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Biden is giving $6 billion to Micron for a semiconductor project in upstate New York

President Biden speaks with Micron CEO Sanjay Mehrotra, New York Gov. Kathy Hochul and Senate Majority Leader Chuck Schumer as they look at a mock-up of a semiconductor facility in Syracuse, N.Y.
Andrew Caballero-Reynolds
/
AFP via Getty Images
President Biden speaks with Micron CEO Sanjay Mehrotra, New York Gov. Kathy Hochul and Senate Majority Leader Chuck Schumer as they look at a mock-up of a semiconductor facility in Syracuse, N.Y.

Updated April 25, 2024 at 3:43 PM ET

President Biden traveled to Syracuse, N.Y., on Thursday to tout $6.1 billion in federal grants for Micron Technology that supporters say could bring an economic revival to the region and dramatically boost domestic U.S. semiconductor chip production to compete with China.

Biden said the investment was part of a push to bring manufacturing back to places like Syracuse. "That's a story seen in community after community nationwide — hollowed out, robbed of hope — but not on my watch," he said.

Micron plans to invest about $100 billion to build out a manufacturing campus in Syracuse's northern suburbs. The company is also building a factory in Boise, Idaho.

Senate Majority Leader Chuck Schumer, D-N.Y., — who played a critical role in enacting the 2022 CHIPS and Science Act as well as in directing the funding to his home state — said it would be the single largest private investment in New York history.

"This is the federal government taking back the reins, putting money where its mouth is when we say we want the future of tech to be stamped: 'Made in America,'" he told reporters ahead of the trip.

The White House said the Idaho facility is expected to be production-ready by 2026, followed by the two facilities in New York in 2028 and 2029. Locally, they could provide economic booms with the White House predicting the creation of 20,000 construction and manufacturing jobs as well as tens of thousands of indirect jobs in the regions.

The pandemic showed the risks of chips shortages

Other big grants from the CHIPS project have gone to Intelfor projects in Arizona, Ohio, New Mexico and Oregon; TSMC for projects in Arizona; and Samsung for projects in central Texas.

The 2022 law was in large part a response to the 2020 pandemic, during which strained supply chains from China caused chip shortages in the United States. Chips are used in many common consumer electronic products, like smartphones and computers, as well as in cars. According to J.P. Morgan research, global auto production fell 26% in the first nine months of 2021 due to chip shortages.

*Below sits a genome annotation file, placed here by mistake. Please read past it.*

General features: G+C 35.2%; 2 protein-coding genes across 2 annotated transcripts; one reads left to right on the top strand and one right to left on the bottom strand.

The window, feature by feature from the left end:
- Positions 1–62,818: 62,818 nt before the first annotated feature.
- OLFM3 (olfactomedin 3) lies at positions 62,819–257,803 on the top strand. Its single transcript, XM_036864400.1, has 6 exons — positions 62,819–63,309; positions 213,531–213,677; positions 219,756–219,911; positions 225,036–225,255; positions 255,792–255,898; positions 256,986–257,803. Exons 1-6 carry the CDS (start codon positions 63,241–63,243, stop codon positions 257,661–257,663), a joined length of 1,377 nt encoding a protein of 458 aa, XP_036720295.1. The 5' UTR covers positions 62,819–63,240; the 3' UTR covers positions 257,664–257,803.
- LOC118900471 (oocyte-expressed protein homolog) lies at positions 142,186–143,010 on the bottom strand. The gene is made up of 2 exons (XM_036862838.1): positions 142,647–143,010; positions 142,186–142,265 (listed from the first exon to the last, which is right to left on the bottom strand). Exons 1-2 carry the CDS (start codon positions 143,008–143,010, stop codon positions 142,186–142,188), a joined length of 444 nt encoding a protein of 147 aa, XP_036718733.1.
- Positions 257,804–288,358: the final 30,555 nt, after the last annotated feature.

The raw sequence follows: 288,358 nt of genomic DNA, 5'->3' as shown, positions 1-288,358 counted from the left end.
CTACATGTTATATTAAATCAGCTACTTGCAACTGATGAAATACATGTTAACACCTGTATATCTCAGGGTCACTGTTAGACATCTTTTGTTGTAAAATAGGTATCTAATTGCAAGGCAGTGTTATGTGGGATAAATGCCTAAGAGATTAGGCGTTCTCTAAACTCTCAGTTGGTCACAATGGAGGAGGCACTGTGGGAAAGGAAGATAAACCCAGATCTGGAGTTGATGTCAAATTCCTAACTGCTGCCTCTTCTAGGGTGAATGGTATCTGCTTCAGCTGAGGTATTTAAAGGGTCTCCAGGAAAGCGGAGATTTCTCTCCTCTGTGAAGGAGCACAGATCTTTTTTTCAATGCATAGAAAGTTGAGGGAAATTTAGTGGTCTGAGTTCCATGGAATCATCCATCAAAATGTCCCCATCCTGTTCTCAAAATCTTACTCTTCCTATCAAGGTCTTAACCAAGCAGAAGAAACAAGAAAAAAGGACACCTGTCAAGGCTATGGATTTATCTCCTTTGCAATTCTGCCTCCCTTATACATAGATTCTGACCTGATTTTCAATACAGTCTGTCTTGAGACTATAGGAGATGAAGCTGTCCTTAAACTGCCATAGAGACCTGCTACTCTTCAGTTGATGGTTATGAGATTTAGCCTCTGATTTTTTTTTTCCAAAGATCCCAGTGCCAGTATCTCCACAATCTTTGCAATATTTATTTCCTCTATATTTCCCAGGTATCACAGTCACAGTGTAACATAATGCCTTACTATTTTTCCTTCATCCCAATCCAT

Biden said the chips shortage had helped drive inflation. "Folks, I determined that I'm never going to let us be vulnerable to wait lines again. Where it's essential, we're going to make it here in America, together," he said.

The law is also intended to blunt China's technological and production advantages in the industry over the long term, which lawmakers like Schumer say is vital to U.S. security interests.

Biden also announced the creation of new "workforce hubs" designed to find and train future workers to support chip factories, as well as other White House efforts to replace lead pipes in certain regions. Those workforce hubs will be in Syracuse, as well as Milwaukee, Philadelphia and Detroit.

Politically, Wisconsin, Pennsylvania and Michigan are part of the so-called "Blue Wall" for Democrats in that they are seen as critical to the party's prospects for winning presidential elections. Hillary Clinton lost all three states to Donald Trump in 2016. Biden won all three states against Trump in 2020, and his campaign is pushing to carry them again to win reelection this November.

Copyright 2024 NPR. To see more, visit https://www.npr.org.

Susan Davis is a congressional correspondent for NPR and a co-host of the NPR Politics Podcast. She has covered Congress, elections, and national politics since 2002 for publications including USA TODAY, The Wall Street Journal, National Journal and Roll Call. She appears regularly on television and radio outlets to discuss congressional and national politics, and she is a contributor on PBS's Washington Week with Robert Costa. She is a graduate of American University in Washington, D.C., and a Philadelphia native.

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